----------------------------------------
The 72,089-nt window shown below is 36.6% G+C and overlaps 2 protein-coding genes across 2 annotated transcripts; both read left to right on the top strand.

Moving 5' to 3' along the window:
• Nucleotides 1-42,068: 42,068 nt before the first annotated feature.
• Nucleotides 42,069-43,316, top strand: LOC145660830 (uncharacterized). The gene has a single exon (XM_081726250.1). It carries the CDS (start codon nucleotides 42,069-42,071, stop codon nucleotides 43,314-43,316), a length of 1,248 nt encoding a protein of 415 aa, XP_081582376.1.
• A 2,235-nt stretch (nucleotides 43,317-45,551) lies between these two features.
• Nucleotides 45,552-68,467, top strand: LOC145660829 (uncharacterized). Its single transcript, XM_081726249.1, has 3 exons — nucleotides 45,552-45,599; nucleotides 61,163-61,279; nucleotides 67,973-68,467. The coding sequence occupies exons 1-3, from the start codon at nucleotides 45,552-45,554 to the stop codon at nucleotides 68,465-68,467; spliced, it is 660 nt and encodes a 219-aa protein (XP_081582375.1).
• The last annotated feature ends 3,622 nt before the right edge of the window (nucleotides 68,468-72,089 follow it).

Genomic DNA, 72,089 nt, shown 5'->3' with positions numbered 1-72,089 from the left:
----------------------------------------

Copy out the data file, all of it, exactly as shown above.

The 72,089-nt window shown below is 36.6% G+C and overlaps 2 protein-coding genes across 2 annotated transcripts; both read left to right on the top strand.

Moving 5' to 3' along the window:
• Nucleotides 1-42,068: 42,068 nt before the first annotated feature.
• Nucleotides 42,069-43,316, top strand: LOC145660830 (uncharacterized). The gene has a single exon (XM_081726250.1). It carries the CDS (start codon nucleotides 42,069-42,071, stop codon nucleotides 43,314-43,316), a length of 1,248 nt encoding a protein of 415 aa, XP_081582376.1.
• A 2,235-nt stretch (nucleotides 43,317-45,551) lies between these two features.
• Nucleotides 45,552-68,467, top strand: LOC145660829 (uncharacterized). Its single transcript, XM_081726249.1, has 3 exons — nucleotides 45,552-45,599; nucleotides 61,163-61,279; nucleotides 67,973-68,467. The coding sequence occupies exons 1-3, from the start codon at nucleotides 45,552-45,554 to the stop codon at nucleotides 68,465-68,467; spliced, it is 660 nt and encodes a 219-aa protein (XP_081582375.1).
• The last annotated feature ends 3,622 nt before the right edge of the window (nucleotides 68,468-72,089 follow it).

Genomic DNA, 72,089 nt, shown 5'->3' with positions numbered 1-72,089 from the left: